• Vanita Pal

Secondary 4 English Singapore: How to practice for O-level summary writing




The main idea in this blog is to assert the importance of the summary question for your secondary 4 comprehension paper. It is worth a solid 15 marks and it means that you will have to be prepared to learn the strategies needed to get all of those 15 marks.

I have explained the strategies in my previous blogs but I would like to add some tips which I have never mentioned before.

The Summary Question

1. The summary question in Text C.

This only appears in the descriptive or non-fiction comprehension passage known as Text C.

What this means -

This means that all your points gathered are based mainly on data, statistics or heavy content. Text C is a non-fiction text and all the information are based on facts. You need to assimilate and glean only what is necessary when you write.

Of course, you already know this.

But what I should point out is that you cannot possibly paraphrase all the data or evidence in the text. So, what do you do?

2. How to summarise data.

This is purely subjective but I can give you a clear guideline on what you should retain and what you should discard when selecting your 8 points.

Only retain data when it is interlinked with your point. It should be a titular type of evidence where it is impossible to write the point without it.

What about the rest of the statistics?

What if the entire paragraph were to be about the Andalusian mountains and reveals a narrowed down description of the glaciers, permafrost and percentage residual thawing at the peak? What if the entire paragraph consisted of percentages of thawing, seasonal changes and temperature recordings?

What if the data is …. simply overwhelming?

Ok. Sometimes the entire paragraph may be full of data but you should only look out for The Point.

If the summary question were to be about example, the difficulties encountered when climbing, then you need to take only that portion for your answer.

Your answer may mention that the temperature changes leading to freezing levels caused difficulties. Only mention data where the freezing level temperature is concerned.

Simply leave out the rest.

You need to be discerning when you write and practice this. Knowing what to leave out is just as necessary as knowing what to select.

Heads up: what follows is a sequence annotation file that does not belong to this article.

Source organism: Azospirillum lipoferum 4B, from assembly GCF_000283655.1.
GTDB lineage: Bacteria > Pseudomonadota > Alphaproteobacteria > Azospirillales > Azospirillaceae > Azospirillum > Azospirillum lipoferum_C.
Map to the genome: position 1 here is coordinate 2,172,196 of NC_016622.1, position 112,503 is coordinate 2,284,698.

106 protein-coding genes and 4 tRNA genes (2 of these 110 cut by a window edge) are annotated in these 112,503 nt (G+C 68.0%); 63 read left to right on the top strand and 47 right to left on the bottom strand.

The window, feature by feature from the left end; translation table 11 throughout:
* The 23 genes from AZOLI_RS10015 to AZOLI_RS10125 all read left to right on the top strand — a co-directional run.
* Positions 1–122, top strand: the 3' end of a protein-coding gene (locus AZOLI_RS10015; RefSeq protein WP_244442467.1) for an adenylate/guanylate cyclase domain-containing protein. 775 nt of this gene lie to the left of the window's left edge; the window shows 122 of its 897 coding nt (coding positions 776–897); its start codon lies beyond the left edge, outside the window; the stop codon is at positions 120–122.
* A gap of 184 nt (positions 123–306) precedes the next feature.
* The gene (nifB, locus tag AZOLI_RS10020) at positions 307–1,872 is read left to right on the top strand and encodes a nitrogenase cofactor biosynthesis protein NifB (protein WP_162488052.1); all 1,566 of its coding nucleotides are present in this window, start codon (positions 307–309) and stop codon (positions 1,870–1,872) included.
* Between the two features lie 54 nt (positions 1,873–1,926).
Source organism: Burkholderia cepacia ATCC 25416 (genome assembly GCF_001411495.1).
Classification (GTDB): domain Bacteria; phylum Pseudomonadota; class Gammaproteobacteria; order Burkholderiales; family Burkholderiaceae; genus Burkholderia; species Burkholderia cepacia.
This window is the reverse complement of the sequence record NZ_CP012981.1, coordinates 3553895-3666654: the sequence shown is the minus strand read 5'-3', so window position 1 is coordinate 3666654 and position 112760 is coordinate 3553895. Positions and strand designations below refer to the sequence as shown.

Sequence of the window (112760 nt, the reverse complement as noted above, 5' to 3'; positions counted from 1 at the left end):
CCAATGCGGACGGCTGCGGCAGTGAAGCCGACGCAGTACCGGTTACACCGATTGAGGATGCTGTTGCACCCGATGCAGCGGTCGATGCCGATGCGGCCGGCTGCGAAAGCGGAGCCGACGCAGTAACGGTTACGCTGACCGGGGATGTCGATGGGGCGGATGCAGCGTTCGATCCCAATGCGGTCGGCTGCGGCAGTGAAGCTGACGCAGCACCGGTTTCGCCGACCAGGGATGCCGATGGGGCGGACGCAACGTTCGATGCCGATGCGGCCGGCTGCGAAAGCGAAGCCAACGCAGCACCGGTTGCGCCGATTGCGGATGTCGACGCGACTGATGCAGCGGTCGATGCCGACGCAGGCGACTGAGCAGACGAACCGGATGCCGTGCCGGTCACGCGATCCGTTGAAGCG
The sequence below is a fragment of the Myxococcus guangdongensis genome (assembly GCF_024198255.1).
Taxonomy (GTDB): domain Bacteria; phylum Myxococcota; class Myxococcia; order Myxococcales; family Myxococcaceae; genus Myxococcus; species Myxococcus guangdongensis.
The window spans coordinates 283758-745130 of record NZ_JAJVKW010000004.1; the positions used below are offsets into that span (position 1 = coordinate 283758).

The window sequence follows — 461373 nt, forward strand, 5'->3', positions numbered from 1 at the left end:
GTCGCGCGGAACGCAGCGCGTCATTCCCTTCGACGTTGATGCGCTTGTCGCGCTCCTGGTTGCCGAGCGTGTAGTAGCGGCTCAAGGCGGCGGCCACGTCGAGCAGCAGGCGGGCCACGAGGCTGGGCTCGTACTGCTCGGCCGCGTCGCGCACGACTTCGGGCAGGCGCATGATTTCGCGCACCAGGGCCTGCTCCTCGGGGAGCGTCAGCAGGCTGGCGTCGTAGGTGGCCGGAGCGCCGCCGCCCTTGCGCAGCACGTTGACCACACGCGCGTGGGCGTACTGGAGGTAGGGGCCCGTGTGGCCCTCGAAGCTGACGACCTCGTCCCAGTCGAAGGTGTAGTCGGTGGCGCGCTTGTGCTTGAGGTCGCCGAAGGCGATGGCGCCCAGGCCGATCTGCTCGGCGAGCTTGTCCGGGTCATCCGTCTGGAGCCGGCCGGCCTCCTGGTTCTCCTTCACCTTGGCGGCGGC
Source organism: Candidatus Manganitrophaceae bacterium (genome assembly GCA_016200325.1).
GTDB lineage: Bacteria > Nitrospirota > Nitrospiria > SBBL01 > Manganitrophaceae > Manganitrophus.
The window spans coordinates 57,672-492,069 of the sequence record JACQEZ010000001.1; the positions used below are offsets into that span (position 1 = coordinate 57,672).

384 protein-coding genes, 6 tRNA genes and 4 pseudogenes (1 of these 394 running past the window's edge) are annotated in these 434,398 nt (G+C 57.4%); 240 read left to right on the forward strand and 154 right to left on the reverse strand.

3. Why is it difficult to get the word count to 80?

Ok. This is a common factor. Many of my students write well over 100 words.

And why is that?

They go through the selection process and identify the 8 or so points correctly.

Step 1 is always straightforward.

Step 2 is to paraphrase and edit.

Most of my students paraphrase and edit by simply copying and pasting the summary answer portions. This is clearly the wrong method to use.

Of course, the word count reaches an amazing number, sometimes exceeding 140.

Paraphrasing and editing is essential to getting the word count down to 80.

You may try another way.

4. Another way if you do not want to Paraphrase

This is a fail-safe method. Simply select Only the main portions of the text. For example, select only the necessary nouns, dates, actions. The verbs should be limited. Cross out the unnecessary words and only underline the nouns, dates (data), limited verbs.

You can actually get the 80 limit word count this way. Paraphrasing will be limited but you will have to use connectors to link the phrases.

I have noticed many of my students try this method and it works!

Ok. We have come to the end of my tiny blog about preparing for your O level summary. I know my Number 4 advice is a bit of a surprise but it works for students who have a limited vocabulary. Please email me if you do not really understand this and I will be happy to reply.

If you cannot try the conventional way there is always another way. The fail-safe way has helped students score 15 marks and I cannot emphasise enough that summary is an easy way to get a high total score.

Now, it is time for you to find a method which is comfortable for you. Which one do you want? Try my tips and you will understand what I mean. In the meanwhile, Good Luck!